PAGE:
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It’s a strange business I’m in. I do talk radio and I write. I know about a lot of things and read everything I can get my hands on. I talk to reporters and scientists and experts and citizens with stories to tell.

Most of the time, the subjects we discuss on my programs deal with problems and situations that affect other people. It isn’t often that the subject applies to me or my family. That was the case. Not now.

A little over two weeks ago, I interviewed a man on my program whom I’d interviewed before. He had written “Forced Exit,” a book about euthanasia, what we used to call “mercy killing.”

Wesley Smith has a new book out now. It’s called “The Culture of Death: The Assault on Medical Ethics in America,” published by Encounter Books. It’s a chilling account of the hidden changes in medical care in this country and more importantly, the deliberate changes in the training of doctors, nurses, ethics personnel and other health-care workers.

Remember how most of us were concerned about the wonders of medical technology keeping us alive artificially, making us slaves to tubes and machines? Remember how we all were advised to have living wills which would designate what we didn’t want done to us if we were in final and desperate straits? Remember all the money we paid to lawyers to draw up such documents and how when it was done, we felt safe.

Forget it. You are not safe.

You are more at risk than ever. Not from being kept alive longer than you desire but from having your life ended sooner than nature might dictate and in fact, sooner than you or your family want.

I won’t mince words. What I’m saying is that you and your loved ones are now more in danger of having your life ended by doctors refusing medical care than in having it extended artificially.

In his book, Smith describes what is called the “Futile Care Theory.” What it means in simple language is that doctors will refuse treatment, any treatment, if they decide that it’s your time to die. It won’t matter if the patient wants help. It won’t matter if the family wants help. The answer will be “no.”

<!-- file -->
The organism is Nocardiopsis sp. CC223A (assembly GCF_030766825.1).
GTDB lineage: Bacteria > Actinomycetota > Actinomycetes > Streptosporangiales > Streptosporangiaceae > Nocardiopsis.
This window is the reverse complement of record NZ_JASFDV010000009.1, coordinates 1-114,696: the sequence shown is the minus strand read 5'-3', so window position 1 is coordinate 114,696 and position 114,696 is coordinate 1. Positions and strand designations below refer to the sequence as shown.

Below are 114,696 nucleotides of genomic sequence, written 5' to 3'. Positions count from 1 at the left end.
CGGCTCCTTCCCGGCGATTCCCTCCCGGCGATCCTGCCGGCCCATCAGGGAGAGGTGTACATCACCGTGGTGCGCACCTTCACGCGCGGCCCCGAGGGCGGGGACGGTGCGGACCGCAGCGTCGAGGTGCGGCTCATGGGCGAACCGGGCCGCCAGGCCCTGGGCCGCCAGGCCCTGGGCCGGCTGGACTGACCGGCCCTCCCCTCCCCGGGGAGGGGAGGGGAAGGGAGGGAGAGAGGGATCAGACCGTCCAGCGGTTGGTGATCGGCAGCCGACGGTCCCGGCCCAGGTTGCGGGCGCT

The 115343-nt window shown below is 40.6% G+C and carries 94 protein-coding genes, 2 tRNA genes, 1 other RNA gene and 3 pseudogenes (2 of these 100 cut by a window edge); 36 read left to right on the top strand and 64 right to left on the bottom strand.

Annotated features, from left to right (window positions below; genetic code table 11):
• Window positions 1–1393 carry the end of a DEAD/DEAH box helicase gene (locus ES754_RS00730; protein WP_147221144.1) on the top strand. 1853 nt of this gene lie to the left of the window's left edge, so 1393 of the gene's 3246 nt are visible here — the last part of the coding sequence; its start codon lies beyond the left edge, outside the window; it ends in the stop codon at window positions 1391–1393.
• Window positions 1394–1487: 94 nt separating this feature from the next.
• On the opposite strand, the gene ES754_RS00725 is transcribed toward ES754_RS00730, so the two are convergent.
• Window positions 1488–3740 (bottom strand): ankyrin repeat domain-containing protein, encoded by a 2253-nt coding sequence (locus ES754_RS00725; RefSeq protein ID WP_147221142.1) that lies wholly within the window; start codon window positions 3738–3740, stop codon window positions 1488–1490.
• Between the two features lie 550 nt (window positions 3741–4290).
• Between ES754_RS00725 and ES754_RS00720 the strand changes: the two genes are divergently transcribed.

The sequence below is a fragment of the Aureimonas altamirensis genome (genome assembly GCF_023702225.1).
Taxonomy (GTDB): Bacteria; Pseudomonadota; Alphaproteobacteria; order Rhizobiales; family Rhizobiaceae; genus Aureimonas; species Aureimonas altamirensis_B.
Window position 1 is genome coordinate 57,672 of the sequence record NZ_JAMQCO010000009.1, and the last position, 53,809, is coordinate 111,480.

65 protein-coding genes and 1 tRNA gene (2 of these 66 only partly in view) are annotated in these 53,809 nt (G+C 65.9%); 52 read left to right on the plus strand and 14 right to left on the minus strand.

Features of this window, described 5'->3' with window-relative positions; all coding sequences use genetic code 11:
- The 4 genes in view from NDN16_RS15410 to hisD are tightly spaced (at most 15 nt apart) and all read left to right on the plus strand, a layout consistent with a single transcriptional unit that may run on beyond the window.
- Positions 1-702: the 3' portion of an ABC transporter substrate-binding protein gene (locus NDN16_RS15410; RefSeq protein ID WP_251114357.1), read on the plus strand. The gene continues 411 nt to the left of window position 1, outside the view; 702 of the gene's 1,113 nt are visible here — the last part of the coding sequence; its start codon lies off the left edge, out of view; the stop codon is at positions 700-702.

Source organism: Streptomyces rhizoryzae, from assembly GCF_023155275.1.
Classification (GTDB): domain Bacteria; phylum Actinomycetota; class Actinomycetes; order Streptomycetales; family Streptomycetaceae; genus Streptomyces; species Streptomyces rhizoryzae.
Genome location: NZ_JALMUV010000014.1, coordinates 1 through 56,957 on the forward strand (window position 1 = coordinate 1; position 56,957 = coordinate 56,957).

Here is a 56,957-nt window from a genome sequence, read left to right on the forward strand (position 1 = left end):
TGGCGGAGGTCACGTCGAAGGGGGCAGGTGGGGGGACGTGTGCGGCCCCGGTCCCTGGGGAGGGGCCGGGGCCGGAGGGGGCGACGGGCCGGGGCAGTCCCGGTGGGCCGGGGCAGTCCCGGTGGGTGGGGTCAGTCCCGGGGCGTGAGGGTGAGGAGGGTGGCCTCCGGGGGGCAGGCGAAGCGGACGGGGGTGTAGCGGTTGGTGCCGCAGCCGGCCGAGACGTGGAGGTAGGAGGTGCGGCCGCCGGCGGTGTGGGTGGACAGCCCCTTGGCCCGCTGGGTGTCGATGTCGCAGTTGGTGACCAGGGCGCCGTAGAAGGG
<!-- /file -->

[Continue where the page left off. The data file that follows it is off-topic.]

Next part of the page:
When I interviewed Smith, I never dreamed that within days, I would experience exactly that situation. But I did. It is the most devastating experience you can imagine. It left me filled with raging emotions, unbelievable anger and frustration.

It left me with my father dead. He died just a few nights ago.

He was in the late stages of prostate cancer. We knew he would not survive that battle. He had decided long ago that he did not want radiation, chemotherapy or surgery. That was his decision. We treated the illness with hormones and herbs and it was controlled for several years. But it finally did spread, and we knew the end was coming.

One week ago, he was transferred to a larger hospital to have blood drained from his chest. He was conscious, rational, could eat and drink on his own and had minimal pain. His only medication was a blood pressure pill, a baby aspirin, a Tylenol if he had pain, and an IV drip with potassium. Hardly what you would expect of a “terminal” case. He was to be transferred back to his original hospital/convalescent care. That’s when it all happened, so fast it made our heads spin.

The doctors decided on their own that we wanted only pain assistance so they discontinued all the medicines he was getting, including the IV drip. They never asked the family; it was an arbitrary decision. My poor mother, who was alone with Daddy, believed them when they said it was the “best” thing for him. They were doctors after all! Besides, she told me, she was afraid to question them for fear they might do something to hurt Daddy.

It was a weekend. When I found out what they had done, I demanded to have a doctor, only to be told he was not on call. They could only take Daddy to the emergency room if it were an emergency and it wasn’t and they could not re-insert the IV without doctors’ orders. (Catch 22!)

I implored the head nurse and was told that Daddy was going “through a process”! (A process?) Yes, I was told in all seriousness, my dad was “processing.” That’s the new way of saying that Daddy was dying.

The nurse also said that dehydrating Daddy would be good because it would force his body to produce endorphins to kill pain. I could not believe my ears!

After much discussion, I finally got him to have the doctor call me. He did but refused to reinsert the IV. They coerced my mother to agree to wait until Monday to see how Daddy was. They even told her the IV would do more harm.

Daddy ate and talked, right up to the end. He even ate two desserts with gusto. I talked to him a few hours earlier and he was his old self. Two days before, I’d asked him if he wanted to die and he said no.

You can live a couple of weeks without food but only about two days without water. The doctor removed the IV Friday night. Daddy was dead Sunday night. Two days.

The doctor expressed his regrets to my Mom and said he was sorry I was so upset. He said “that often happens with family members who just don’t understand and get very emotional.”

I don’t know how he sleeps at night. I just can’t wait to get his bill. I got more consolation from the vet when my dog died.

Be warned. This is not just my tragedy, this same fate awaits your family because that is what the medical system is teaching their people to do — to us, their patients, under the guise of medicine. God help us.

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